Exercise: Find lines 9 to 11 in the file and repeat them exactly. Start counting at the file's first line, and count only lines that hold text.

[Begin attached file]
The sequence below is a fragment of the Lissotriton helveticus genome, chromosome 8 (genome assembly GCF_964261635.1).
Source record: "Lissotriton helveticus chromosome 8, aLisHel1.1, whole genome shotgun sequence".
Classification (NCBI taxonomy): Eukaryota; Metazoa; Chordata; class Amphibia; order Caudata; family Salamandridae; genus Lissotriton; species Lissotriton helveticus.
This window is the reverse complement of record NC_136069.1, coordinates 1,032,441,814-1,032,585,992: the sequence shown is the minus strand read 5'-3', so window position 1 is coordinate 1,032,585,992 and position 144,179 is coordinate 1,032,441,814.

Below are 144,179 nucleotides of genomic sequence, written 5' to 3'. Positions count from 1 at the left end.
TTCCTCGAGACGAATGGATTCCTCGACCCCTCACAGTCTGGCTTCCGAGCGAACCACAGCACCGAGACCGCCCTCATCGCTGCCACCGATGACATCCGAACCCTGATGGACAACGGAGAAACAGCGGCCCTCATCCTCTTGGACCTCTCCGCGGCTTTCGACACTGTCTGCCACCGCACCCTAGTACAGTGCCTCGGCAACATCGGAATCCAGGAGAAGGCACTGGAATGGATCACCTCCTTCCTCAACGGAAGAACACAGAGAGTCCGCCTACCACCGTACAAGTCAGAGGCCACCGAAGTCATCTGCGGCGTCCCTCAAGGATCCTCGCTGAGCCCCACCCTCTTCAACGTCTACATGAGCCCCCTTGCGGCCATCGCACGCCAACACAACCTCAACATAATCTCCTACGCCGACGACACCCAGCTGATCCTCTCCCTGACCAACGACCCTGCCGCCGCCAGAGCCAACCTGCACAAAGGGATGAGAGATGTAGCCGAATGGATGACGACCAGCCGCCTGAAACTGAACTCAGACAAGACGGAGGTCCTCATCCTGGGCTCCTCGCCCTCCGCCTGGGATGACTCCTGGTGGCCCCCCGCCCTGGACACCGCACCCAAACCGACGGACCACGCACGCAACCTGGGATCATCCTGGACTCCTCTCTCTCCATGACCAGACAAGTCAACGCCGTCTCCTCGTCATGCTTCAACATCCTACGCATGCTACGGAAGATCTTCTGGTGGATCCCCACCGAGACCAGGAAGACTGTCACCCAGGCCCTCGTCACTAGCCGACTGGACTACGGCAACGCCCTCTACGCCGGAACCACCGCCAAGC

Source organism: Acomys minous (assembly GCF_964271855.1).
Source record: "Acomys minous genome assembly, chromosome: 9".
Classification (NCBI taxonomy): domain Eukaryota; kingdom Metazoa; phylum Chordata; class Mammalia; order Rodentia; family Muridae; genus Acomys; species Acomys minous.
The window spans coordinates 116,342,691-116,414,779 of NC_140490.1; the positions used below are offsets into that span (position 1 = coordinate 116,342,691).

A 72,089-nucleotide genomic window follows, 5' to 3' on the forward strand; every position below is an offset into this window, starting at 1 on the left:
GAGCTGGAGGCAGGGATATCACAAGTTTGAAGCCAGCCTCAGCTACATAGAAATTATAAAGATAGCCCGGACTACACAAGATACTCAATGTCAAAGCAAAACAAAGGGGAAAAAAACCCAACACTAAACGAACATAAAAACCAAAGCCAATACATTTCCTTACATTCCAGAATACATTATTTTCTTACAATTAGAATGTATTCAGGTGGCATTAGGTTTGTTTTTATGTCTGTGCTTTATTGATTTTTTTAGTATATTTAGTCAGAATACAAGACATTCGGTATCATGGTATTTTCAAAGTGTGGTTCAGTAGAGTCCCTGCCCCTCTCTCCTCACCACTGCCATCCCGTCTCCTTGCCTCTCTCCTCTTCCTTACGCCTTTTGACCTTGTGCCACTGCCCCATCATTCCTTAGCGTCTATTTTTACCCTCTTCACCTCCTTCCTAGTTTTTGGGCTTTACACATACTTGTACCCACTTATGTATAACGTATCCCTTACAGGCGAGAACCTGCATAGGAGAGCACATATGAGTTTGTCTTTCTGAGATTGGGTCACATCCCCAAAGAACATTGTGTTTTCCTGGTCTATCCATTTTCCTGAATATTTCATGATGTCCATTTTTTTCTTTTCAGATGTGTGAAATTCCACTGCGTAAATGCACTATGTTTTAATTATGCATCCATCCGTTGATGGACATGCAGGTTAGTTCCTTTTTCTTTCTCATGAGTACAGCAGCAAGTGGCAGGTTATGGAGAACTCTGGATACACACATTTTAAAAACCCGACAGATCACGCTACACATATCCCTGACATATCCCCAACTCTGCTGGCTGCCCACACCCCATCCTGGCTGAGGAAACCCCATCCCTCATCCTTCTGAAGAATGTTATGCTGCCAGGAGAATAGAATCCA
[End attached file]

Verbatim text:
Classification (NCBI taxonomy): domain Eukaryota; kingdom Metazoa; phylum Chordata; class Mammalia; order Rodentia; family Muridae; genus Acomys; species Acomys minous.
The window spans coordinates 116,342,691-116,414,779 of NC_140490.1; the positions used below are offsets into that span (position 1 = coordinate 116,342,691).

A 72,089-nucleotide genomic window follows, 5' to 3' on the forward strand; every position below is an offset into this window, starting at 1 on the left: